Increasing access to the Midwives Model of Care in all settings is essential to the health and well-being of childbearing women and their babies. The National Birth Policy … Read

Pregnancy Weight Gain Guidelines May be Revised

By Rachel Walden |

The Institute of Medicine has launched a project to reevaluate recommendations for weight gain in pregnancy, and held its first meeting to discuss the topic on January 17th, with representatives from the Maternal and Child Health Bureau, National Institute of Child Health and Human Development, March of Dimes, Centers for Disease Control and Prevention, Office of Women’s Health, and other agencies in attendance.

The committee in charge of the project has several stated goals, including a review of the evidence … Read

Quote of the Day: Kate Harding

By Christine Cupaiuolo |

“One of the first obstacles to fat acceptance is breaking down the question of whether being fat is a choice … No fat acceptance advocate is saying you should sit around and wildly overeat. What we’re saying is that exercise and a balanced diet do not make everyone thin.”
– Kate Harding, founder of the blog Shapely Prose, in an interview with The New York Times for a story about the fatosphere.

Read the story (very good) and check out … Read

Gearing Up for Super Tuesday

By Rachel Walden |

Many of you will make your votes count in the 2008 for the first time on Super Tuesday, as numerous primaries take place across the country on February 5th. In order to help you make an informed choice, here are some websites that may be useful, including the main candidate’s homepages and election issue round-ups:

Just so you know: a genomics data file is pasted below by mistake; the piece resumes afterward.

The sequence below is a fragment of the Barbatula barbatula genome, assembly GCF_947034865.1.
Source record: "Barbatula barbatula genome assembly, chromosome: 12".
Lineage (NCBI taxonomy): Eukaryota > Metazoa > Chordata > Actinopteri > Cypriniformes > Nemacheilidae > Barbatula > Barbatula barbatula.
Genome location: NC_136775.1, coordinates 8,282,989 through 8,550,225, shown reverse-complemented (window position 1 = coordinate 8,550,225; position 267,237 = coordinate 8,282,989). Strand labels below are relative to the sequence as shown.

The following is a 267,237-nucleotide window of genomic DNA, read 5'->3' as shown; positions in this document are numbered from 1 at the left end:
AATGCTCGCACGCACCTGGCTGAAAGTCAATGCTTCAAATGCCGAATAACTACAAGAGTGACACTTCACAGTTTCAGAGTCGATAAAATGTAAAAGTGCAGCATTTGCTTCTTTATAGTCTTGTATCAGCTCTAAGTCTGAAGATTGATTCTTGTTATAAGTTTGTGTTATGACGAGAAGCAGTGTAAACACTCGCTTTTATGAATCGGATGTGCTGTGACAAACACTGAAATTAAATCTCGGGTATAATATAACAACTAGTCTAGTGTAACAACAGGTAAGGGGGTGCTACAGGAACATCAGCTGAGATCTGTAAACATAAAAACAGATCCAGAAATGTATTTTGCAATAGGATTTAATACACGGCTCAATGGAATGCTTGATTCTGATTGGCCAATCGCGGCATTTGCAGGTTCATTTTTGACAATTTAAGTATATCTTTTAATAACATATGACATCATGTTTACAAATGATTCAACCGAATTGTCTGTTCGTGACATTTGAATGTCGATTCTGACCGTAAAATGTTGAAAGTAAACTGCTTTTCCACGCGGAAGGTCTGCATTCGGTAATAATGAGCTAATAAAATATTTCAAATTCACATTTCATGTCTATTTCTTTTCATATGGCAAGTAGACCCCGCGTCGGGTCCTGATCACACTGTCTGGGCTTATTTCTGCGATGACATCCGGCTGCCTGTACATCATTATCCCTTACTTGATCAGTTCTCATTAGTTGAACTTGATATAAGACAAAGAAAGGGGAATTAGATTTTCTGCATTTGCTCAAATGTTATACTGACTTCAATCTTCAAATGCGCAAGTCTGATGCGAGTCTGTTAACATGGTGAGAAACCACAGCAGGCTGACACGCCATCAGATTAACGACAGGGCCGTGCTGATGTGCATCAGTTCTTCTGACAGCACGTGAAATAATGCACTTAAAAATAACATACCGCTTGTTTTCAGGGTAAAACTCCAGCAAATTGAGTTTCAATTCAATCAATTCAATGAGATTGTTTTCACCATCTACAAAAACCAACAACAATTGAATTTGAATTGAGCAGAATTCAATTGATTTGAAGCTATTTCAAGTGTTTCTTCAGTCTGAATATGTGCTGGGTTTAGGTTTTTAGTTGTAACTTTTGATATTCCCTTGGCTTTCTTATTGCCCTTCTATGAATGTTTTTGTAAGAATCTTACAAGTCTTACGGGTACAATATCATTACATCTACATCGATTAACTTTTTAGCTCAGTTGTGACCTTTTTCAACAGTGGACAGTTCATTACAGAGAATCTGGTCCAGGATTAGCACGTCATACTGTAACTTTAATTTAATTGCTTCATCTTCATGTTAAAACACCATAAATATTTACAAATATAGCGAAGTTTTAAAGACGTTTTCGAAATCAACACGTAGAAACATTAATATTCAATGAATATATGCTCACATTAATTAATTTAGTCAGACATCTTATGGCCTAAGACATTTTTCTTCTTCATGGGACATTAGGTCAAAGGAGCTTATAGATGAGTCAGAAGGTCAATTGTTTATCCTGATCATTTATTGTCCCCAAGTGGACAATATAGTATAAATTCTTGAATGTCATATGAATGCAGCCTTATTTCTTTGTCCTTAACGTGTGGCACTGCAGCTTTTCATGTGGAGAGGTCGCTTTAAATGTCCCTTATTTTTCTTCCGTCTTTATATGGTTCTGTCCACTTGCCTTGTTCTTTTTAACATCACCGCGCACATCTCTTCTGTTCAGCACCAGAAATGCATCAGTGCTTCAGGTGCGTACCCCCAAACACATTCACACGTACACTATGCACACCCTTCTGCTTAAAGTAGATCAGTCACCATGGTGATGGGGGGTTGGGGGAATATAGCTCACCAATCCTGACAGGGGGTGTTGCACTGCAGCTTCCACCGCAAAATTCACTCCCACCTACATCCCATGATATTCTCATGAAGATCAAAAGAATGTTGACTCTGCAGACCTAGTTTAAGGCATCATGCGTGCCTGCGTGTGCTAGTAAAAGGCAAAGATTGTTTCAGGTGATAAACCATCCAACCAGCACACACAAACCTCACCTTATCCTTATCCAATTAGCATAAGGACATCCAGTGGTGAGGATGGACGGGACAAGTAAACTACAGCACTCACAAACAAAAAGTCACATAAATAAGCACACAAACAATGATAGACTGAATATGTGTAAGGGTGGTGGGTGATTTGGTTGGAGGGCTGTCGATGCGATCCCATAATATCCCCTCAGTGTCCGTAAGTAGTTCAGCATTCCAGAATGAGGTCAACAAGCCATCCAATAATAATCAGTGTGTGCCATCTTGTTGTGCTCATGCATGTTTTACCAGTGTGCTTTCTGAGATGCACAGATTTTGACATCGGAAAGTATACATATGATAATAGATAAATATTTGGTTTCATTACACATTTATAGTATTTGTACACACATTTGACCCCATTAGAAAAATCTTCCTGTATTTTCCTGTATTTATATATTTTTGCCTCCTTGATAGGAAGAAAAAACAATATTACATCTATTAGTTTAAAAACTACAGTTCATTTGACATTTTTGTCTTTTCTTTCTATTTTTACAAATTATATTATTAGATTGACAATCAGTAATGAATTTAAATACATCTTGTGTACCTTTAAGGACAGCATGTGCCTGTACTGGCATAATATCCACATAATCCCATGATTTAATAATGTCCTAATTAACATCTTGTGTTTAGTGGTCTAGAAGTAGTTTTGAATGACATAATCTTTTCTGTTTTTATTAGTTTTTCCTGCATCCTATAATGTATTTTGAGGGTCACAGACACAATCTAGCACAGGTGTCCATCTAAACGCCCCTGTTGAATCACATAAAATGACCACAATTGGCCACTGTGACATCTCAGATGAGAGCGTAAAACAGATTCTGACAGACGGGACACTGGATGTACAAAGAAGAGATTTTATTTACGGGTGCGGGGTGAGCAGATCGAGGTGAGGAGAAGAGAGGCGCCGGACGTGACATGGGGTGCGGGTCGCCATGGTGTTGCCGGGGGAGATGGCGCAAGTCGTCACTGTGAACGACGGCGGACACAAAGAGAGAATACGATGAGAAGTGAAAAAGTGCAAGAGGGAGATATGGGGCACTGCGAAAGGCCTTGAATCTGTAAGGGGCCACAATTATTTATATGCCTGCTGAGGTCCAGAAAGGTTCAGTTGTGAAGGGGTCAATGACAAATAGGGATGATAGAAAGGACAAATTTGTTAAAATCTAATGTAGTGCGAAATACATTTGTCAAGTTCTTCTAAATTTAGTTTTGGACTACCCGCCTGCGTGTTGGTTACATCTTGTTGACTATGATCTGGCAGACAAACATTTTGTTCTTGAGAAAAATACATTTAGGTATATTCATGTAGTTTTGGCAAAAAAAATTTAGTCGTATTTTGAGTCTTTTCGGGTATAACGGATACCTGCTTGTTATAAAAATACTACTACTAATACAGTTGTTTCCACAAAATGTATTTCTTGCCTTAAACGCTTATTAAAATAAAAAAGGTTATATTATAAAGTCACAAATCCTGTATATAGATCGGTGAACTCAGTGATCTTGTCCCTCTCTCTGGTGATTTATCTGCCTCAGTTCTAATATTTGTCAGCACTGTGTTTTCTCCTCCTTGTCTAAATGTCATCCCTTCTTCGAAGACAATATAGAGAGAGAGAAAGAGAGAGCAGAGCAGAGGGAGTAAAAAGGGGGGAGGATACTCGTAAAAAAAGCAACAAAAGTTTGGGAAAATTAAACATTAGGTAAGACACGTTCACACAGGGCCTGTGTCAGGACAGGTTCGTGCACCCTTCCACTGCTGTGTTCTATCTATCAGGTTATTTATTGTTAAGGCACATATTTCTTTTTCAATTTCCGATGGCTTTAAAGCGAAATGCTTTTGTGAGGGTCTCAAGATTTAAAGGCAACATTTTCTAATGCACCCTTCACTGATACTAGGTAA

Candidate Homepages-Democrats:
Hillary Clinton
John Edwards
Barack Obama

Candidate Homepages-Republicans:
Rudy Giuliani
Mike Huckabee
John McCain
Ron … Read

Double Dose: New Study on Caffeine and Pregnancy; “Drive-By” Mastectomies; The Pill Protects Against Cancer; Treating Aging Like a Disease

By Christine Cupaiuolo |

Caffeine and Pregnancy: A new study (PDF) published in the American Journal of Obstetrics & Gynecology says too much caffeine during pregnancy may increase the risk of miscarriage. Researchers found that “pregnant women who consume 200 milligrams or read of caffeine a day — the amount in 10 ounces of coffee or 25 ounces of tea — may double their risk of miscarriage,” reports The New York Times.

Dr. De-Kun Li, a reproductive and perinatal epidemiologist at the Kaiser Permanente Division of … Read

How Not to Write a Health Story

By Christine Cupaiuolo |

The New York Times last week published an incredibly dismissive page-one story about fibromyalgia, questioning whether it is a “real” disease.

The hook for the story are the advertisements for Lyrica, the first medicine approved to treat the pain condition:

In November, Pfizer began a television ad campaign for Lyrica that features a middle-aged woman who appears to be reading from her diary. “Today I struggled with my fibromyalgia; I had pain all over,” she says, before turning to the camera and adding, “Fibromyalgia is … Read